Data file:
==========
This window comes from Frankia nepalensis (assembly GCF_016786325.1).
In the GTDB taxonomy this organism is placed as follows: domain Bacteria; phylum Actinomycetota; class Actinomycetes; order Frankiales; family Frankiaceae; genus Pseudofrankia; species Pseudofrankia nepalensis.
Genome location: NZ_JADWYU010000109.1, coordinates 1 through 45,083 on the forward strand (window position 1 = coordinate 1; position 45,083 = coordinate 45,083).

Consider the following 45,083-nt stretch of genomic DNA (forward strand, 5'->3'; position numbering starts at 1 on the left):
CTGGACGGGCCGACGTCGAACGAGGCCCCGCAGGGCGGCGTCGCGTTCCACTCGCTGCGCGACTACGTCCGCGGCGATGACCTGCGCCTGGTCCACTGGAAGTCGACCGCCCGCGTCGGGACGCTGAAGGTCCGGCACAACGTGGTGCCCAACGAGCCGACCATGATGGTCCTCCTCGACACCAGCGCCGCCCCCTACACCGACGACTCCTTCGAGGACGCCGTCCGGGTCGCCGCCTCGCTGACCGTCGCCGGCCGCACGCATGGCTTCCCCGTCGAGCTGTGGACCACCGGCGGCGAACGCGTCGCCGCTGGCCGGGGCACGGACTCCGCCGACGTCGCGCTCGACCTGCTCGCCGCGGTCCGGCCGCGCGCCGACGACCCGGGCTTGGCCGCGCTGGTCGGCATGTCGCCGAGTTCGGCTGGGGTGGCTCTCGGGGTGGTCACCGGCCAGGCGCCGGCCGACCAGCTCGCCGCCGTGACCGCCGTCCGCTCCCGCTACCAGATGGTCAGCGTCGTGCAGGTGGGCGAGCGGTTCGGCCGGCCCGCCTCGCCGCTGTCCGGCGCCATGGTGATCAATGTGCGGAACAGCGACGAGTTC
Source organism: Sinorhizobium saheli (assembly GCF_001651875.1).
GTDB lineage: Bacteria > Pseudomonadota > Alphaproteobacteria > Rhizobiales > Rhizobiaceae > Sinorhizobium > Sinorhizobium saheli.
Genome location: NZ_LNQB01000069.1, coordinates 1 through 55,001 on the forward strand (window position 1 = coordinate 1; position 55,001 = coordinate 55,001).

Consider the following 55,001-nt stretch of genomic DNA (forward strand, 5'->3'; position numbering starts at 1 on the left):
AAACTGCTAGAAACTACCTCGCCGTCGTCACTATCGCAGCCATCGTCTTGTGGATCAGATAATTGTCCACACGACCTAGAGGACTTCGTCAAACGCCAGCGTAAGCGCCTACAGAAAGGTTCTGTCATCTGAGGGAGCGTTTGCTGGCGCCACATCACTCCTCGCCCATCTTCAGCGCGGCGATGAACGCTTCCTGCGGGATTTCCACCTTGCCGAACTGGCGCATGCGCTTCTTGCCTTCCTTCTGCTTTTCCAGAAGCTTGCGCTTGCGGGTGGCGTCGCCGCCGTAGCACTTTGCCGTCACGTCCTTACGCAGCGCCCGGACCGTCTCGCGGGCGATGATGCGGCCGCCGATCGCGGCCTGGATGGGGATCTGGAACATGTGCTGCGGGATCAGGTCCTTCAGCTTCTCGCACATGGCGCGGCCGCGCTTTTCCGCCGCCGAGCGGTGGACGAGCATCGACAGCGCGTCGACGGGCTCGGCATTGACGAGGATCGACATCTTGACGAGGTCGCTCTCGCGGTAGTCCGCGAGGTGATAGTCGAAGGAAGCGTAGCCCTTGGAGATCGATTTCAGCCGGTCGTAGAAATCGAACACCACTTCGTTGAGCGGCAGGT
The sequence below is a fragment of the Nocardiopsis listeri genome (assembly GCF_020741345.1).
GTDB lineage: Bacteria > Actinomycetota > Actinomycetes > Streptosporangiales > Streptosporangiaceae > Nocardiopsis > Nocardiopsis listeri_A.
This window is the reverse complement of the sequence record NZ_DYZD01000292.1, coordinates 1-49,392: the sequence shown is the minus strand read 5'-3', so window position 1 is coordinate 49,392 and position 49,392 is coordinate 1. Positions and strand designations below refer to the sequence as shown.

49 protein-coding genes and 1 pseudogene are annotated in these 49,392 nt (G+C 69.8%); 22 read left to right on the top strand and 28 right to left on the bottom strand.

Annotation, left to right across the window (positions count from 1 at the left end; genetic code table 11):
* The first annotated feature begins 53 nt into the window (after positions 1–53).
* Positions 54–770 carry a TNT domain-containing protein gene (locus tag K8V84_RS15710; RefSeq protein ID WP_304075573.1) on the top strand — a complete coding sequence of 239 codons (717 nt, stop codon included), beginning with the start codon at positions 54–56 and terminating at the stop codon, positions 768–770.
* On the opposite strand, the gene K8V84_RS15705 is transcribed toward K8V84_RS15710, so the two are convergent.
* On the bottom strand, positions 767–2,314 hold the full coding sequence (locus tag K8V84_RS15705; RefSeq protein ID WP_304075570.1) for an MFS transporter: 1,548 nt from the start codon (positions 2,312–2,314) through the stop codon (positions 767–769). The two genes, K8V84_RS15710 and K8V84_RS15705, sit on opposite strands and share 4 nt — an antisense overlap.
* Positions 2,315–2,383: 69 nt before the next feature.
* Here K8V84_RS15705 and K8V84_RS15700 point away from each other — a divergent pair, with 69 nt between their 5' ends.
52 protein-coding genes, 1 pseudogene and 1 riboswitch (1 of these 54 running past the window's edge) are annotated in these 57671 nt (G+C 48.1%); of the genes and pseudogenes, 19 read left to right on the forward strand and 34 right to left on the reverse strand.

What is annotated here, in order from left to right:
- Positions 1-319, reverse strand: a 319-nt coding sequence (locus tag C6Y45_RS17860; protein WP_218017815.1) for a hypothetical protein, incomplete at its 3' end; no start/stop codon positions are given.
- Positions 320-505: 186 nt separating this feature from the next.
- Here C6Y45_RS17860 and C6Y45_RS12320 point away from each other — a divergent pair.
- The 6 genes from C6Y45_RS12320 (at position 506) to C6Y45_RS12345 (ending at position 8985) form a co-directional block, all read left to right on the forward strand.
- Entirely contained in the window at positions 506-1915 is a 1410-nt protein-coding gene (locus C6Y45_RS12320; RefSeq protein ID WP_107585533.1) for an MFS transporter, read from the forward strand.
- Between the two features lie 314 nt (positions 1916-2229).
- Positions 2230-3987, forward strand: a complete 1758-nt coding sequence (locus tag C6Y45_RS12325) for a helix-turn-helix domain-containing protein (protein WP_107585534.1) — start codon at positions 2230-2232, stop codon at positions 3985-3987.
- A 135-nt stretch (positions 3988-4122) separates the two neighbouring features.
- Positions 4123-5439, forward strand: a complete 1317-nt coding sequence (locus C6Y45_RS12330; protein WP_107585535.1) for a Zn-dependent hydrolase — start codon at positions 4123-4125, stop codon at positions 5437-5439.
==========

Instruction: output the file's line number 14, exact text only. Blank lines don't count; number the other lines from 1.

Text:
49 protein-coding genes and 1 pseudogene are annotated in these 49,392 nt (G+C 69.8%); 22 read left to right on the top strand and 28 right to left on the bottom strand.